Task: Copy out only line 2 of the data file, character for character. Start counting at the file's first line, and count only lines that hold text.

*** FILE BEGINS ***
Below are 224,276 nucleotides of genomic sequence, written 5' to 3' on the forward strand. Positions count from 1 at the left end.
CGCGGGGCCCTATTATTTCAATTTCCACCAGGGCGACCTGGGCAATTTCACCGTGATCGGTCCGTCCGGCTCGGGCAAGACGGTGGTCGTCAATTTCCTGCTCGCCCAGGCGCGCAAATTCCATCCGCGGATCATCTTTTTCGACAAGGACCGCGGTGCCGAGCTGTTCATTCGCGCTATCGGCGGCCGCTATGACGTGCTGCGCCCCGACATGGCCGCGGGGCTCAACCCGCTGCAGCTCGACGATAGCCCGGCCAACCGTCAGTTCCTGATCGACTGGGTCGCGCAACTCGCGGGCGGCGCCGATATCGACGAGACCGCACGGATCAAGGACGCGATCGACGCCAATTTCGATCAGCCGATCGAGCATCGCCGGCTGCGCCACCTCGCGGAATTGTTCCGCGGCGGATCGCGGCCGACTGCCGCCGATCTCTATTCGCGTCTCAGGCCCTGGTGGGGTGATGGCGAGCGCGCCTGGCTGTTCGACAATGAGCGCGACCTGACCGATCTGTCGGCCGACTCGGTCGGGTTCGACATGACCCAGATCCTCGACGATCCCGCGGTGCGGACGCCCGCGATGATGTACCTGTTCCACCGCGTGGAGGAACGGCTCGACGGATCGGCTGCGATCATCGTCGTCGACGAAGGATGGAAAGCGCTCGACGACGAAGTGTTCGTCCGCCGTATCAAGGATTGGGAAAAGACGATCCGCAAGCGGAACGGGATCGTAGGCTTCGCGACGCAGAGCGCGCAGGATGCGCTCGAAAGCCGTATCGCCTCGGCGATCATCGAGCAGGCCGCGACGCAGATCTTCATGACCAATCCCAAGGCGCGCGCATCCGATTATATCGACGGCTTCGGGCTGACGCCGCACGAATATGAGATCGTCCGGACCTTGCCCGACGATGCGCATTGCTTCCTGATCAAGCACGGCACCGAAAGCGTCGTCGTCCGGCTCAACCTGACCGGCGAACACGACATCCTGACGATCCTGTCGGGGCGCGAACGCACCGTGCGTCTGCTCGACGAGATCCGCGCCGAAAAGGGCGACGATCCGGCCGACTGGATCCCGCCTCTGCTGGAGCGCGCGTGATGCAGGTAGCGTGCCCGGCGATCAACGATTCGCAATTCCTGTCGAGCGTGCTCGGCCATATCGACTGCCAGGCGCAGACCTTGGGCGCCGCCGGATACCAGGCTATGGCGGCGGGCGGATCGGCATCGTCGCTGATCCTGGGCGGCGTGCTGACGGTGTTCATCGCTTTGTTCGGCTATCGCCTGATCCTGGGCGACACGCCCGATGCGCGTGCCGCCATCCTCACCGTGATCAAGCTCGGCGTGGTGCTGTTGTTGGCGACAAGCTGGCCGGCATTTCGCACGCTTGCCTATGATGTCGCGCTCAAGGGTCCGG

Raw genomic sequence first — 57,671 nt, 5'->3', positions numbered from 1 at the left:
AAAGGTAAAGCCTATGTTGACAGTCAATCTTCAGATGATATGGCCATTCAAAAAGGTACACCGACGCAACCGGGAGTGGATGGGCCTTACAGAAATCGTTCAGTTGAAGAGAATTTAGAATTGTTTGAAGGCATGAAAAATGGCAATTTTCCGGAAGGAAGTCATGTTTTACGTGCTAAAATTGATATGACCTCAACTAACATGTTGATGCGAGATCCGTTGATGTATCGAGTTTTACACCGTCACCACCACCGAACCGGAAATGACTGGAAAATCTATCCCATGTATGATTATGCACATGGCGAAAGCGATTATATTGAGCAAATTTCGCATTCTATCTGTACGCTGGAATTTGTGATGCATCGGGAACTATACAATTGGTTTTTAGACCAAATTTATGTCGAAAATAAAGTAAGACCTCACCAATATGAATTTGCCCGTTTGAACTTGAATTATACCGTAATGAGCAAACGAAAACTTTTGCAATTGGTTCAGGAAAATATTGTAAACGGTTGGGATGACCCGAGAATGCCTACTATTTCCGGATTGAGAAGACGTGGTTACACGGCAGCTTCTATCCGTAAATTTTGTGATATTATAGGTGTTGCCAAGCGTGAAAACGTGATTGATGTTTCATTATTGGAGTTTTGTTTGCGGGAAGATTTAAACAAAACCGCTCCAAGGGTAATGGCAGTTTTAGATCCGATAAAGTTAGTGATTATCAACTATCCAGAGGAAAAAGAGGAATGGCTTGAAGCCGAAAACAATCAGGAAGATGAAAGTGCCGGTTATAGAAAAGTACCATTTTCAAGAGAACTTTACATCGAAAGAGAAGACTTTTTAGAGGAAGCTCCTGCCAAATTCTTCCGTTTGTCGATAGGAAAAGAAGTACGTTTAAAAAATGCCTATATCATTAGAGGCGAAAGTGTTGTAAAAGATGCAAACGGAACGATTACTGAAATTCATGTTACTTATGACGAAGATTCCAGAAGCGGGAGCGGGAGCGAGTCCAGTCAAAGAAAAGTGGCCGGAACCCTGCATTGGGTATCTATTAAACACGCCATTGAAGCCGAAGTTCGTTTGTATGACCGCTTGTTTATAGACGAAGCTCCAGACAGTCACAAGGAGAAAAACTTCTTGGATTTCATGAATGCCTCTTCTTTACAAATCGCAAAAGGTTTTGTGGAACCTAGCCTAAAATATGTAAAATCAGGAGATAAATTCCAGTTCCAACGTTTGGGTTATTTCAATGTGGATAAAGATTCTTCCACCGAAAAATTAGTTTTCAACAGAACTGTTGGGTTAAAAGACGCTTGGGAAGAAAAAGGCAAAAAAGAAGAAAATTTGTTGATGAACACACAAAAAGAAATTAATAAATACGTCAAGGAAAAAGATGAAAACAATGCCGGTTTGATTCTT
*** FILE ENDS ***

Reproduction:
CGCGGGGCCCTATTATTTCAATTTCCACCAGGGCGACCTGGGCAATTTCACCGTGATCGGTCCGTCCGGCTCGGGCAAGACGGTGGTCGTCAATTTCCTGCTCGCCCAGGCGCGCAAATTCCATCCGCGGATCATCTTTTTCGACAAGGACCGCGGTGCCGAGCTGTTCATTCGCGCTATCGGCGGCCGCTATGACGTGCTGCGCCCCGACATGGCCGCGGGGCTCAACCCGCTGCAGCTCGACGATAGCCCGGCCAACCGTCAGTTCCTGATCGACTGGGTCGCGCAACTCGCGGGCGGCGCCGATATCGACGAGACCGCACGGATCAAGGACGCGATCGACGCCAATTTCGATCAGCCGATCGAGCATCGCCGGCTGCGCCACCTCGCGGAATTGTTCCGCGGCGGATCGCGGCCGACTGCCGCCGATCTCTATTCGCGTCTCAGGCCCTGGTGGGGTGATGGCGAGCGCGCCTGGCTGTTCGACAATGAGCGCGACCTGACCGATCTGTCGGCCGACTCGGTCGGGTTCGACATGACCCAGATCCTCGACGATCCCGCGGTGCGGACGCCCGCGATGATGTACCTGTTCCACCGCGTGGAGGAACGGCTCGACGGATCGGCTGCGATCATCGTCGTCGACGAAGGATGGAAAGCGCTCGACGACGAAGTGTTCGTCCGCCGTATCAAGGATTGGGAAAAGACGATCCGCAAGCGGAACGGGATCGTAGGCTTCGCGACGCAGAGCGCGCAGGATGCGCTCGAAAGCCGTATCGCCTCGGCGATCATCGAGCAGGCCGCGACGCAGATCTTCATGACCAATCCCAAGGCGCGCGCATCCGATTATATCGACGGCTTCGGGCTGACGCCGCACGAATATGAGATCGTCCGGACCTTGCCCGACGATGCGCATTGCTTCCTGATCAAGCACGGCACCGAAAGCGTCGTCGTCCGGCTCAACCTGACCGGCGAACACGACATCCTGACGATCCTGTCGGGGCGCGAACGCACCGTGCGTCTGCTCGACGAGATCCGCGCCGAAAAGGGCGACGATCCGGCCGACTGGATCCCGCCTCTGCTGGAGCGCGCGTGATGCAGGTAGCGTGCCCGGCGATCAACGATTCGCAATTCCTGTCGAGCGTGCTCGGCCATATCGACTGCCAGGCGCAGACCTTGGGCGCCGCCGGATACCAGGCTATGGCGGCGGGCGGATCGGCATCGTCGCTGATCCTGGGCGGCGTGCTGACGGTGTTCATCGCTTTGTTCGGCTATCGCCTGATCCTGGGCGACACGCCCGATGCGCGTGCCGCCATCCTCACCGTGATCAAGCTCGGCGTGGTGCTGTTGTTGGCGACAAGCTGGCCGGCATTTCGCACGCTTGCCTATGATGTCGCGCTCAAGGGTCCGG